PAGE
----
Commercial truck drivers help keep our economy on track by transporting goods across the country. However, the long hours on the road can lead to a significant problem: truck driver fatigue.
While driving while fatigued creates risks for the professional doing it, the act also unnecessarily endangers everyone else on the roadway.
Contributors to truck driver fatigue
A primary factor contributing to truck driver fatigue is the long hours on the road. Federal regulations limit the number of hours a truck driver can work in a single shift, but violations still occur. Drivers who push the limits of these regulations are more likely to experience fatigue, increasing the risk of accidents.
Truck drivers also work irregular schedules, which can disrupt their natural sleep patterns. Irregular sleep, in turn, leads to sleep deprivation. This can cause a driver to nod off at the wheel, especially during late-night or early-morning hours. The nature of long-haul trucking often involves driving on monotonous, straight highways for extended periods. The lack of variety in the road and surroundings can lead to drowsiness and decreased alertness.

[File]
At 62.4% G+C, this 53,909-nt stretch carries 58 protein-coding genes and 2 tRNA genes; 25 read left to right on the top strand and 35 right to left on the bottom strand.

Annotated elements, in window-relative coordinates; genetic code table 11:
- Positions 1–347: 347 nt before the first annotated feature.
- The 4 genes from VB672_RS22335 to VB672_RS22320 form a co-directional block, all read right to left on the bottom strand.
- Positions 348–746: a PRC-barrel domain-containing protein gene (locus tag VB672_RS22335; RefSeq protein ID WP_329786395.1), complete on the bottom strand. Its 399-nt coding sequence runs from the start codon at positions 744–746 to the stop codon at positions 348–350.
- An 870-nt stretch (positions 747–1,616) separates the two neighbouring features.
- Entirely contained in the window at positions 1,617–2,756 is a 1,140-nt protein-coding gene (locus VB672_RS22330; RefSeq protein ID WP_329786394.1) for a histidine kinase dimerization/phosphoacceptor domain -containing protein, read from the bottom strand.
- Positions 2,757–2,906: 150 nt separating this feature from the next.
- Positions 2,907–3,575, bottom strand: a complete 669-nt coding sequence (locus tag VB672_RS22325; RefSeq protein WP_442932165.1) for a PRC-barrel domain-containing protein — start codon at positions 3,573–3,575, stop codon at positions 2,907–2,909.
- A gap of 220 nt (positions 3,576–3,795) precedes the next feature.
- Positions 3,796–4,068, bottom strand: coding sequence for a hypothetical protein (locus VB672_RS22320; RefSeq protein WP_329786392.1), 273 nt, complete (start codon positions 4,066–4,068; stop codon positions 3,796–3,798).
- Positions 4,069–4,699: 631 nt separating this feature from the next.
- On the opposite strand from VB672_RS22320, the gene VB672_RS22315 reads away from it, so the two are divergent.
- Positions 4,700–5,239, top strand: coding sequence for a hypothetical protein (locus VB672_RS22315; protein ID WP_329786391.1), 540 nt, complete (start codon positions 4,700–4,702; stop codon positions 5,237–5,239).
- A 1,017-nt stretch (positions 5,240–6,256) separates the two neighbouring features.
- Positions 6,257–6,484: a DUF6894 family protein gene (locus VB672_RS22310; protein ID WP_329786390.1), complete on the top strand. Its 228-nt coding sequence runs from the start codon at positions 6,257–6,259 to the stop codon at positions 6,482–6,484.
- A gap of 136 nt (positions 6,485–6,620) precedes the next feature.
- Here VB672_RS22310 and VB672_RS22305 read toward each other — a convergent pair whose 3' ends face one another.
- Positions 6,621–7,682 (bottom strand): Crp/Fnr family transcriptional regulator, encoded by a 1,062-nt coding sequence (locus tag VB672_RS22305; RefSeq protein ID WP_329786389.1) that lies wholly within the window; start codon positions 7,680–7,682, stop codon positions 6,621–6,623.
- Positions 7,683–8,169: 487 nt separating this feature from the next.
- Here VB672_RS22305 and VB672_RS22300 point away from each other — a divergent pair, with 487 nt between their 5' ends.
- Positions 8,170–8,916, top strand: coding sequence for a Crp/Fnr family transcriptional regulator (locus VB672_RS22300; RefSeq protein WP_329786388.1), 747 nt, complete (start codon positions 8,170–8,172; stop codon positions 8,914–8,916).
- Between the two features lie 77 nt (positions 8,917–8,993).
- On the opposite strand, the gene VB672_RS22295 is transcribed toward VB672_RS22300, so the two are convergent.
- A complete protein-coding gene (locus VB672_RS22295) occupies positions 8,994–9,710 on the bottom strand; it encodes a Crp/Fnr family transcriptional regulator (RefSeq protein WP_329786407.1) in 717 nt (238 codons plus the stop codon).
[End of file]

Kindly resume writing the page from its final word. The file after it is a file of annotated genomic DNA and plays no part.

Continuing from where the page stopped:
Many truck drivers also face immense pressure to meet delivery deadlines. This can result in drivers sacrificing sleep and rest in favor of meeting their schedule.
Consequences of truck driver fatigue
When truck drivers succumb to fatigue, the consequences can be severe. Fatigued drivers are more likely to make mistakes, such as failing to react to sudden obstacles or misjudging distances. These errors can result in dangerous collisions, often with devastating consequences for everyone involved.
Research shows that about 64% of truck drivers admit to driving while fatigued. Combatting this dangerous behavior requires better enforcement of hours-of-service regulations, more education and increased awareness for truck drivers about the risks of fatigue.